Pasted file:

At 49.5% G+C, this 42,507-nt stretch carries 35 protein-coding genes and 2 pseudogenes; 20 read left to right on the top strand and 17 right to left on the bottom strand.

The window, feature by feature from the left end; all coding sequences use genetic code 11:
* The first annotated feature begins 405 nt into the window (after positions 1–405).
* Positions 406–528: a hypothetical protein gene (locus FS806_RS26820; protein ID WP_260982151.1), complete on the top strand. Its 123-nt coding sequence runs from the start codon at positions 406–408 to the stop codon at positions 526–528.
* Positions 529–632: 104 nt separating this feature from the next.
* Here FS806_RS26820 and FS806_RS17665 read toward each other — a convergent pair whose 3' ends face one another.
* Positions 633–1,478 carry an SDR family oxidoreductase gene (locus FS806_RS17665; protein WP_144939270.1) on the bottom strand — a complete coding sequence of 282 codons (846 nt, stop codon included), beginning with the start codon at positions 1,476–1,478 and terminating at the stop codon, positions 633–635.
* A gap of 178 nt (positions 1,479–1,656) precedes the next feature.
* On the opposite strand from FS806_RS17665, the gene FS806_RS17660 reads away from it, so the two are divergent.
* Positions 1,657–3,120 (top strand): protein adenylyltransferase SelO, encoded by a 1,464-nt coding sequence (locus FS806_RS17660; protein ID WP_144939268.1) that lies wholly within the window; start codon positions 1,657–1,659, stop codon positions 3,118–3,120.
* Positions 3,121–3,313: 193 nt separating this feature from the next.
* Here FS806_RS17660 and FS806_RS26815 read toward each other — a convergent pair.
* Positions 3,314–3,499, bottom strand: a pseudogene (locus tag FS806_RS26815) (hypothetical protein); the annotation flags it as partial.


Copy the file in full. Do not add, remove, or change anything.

At 49.5% G+C, this 42,507-nt stretch carries 35 protein-coding genes and 2 pseudogenes; 20 read left to right on the top strand and 17 right to left on the bottom strand.

The window, feature by feature from the left end; all coding sequences use genetic code 11:
* The first annotated feature begins 405 nt into the window (after positions 1–405).
* Positions 406–528: a hypothetical protein gene (locus FS806_RS26820; protein ID WP_260982151.1), complete on the top strand. Its 123-nt coding sequence runs from the start codon at positions 406–408 to the stop codon at positions 526–528.
* Positions 529–632: 104 nt separating this feature from the next.
* Here FS806_RS26820 and FS806_RS17665 read toward each other — a convergent pair whose 3' ends face one another.
* Positions 633–1,478 carry an SDR family oxidoreductase gene (locus FS806_RS17665; protein WP_144939270.1) on the bottom strand — a complete coding sequence of 282 codons (846 nt, stop codon included), beginning with the start codon at positions 1,476–1,478 and terminating at the stop codon, positions 633–635.
* A gap of 178 nt (positions 1,479–1,656) precedes the next feature.
* On the opposite strand from FS806_RS17665, the gene FS806_RS17660 reads away from it, so the two are divergent.
* Positions 1,657–3,120 (top strand): protein adenylyltransferase SelO, encoded by a 1,464-nt coding sequence (locus FS806_RS17660; protein ID WP_144939268.1) that lies wholly within the window; start codon positions 1,657–1,659, stop codon positions 3,118–3,120.
* Positions 3,121–3,313: 193 nt separating this feature from the next.
* Here FS806_RS17660 and FS806_RS26815 read toward each other — a convergent pair.
* Positions 3,314–3,499, bottom strand: a pseudogene (locus tag FS806_RS26815) (hypothetical protein); the annotation flags it as partial.